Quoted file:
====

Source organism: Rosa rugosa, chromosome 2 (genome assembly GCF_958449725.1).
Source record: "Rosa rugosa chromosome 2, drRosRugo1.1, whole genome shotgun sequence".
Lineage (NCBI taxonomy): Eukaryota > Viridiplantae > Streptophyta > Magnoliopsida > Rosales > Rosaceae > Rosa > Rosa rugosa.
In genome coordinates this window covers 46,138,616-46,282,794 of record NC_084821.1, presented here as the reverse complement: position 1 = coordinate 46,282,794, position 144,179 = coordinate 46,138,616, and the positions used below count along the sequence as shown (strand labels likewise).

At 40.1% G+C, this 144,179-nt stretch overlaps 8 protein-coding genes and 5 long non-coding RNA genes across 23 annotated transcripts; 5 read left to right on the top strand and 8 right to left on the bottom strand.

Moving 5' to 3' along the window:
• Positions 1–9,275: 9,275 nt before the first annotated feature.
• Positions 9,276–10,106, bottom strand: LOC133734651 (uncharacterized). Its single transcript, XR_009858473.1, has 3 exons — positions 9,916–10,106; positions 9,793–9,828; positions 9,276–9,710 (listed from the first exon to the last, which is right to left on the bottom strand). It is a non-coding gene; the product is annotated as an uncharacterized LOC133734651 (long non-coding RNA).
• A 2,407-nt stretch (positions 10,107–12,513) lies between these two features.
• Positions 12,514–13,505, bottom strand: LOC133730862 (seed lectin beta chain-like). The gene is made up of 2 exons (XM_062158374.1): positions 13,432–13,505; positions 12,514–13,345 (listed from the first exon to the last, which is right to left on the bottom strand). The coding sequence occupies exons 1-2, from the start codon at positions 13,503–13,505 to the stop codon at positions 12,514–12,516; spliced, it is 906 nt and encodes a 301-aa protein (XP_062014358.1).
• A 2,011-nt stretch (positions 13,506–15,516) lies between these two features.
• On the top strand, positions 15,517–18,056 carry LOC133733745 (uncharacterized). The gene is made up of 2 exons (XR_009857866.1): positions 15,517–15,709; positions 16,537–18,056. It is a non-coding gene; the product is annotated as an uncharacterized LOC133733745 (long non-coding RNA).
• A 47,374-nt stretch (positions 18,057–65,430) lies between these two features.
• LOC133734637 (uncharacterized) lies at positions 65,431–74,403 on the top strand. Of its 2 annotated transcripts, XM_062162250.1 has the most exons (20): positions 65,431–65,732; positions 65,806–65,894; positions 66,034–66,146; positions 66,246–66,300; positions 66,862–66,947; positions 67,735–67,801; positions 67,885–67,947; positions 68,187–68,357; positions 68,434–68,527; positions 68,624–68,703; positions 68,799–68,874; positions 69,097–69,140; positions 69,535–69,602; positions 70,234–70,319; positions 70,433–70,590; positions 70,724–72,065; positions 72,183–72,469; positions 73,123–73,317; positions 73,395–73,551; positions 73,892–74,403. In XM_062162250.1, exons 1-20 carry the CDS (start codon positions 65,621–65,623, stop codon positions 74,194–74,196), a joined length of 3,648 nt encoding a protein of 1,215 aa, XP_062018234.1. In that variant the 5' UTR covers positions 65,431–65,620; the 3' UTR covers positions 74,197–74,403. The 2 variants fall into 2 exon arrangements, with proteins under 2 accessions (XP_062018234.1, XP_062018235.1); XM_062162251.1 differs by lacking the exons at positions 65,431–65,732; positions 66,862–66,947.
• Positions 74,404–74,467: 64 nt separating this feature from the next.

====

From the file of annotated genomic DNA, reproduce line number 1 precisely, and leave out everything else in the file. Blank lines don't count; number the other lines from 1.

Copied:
Source organism: Rosa rugosa, chromosome 2 (genome assembly GCF_958449725.1).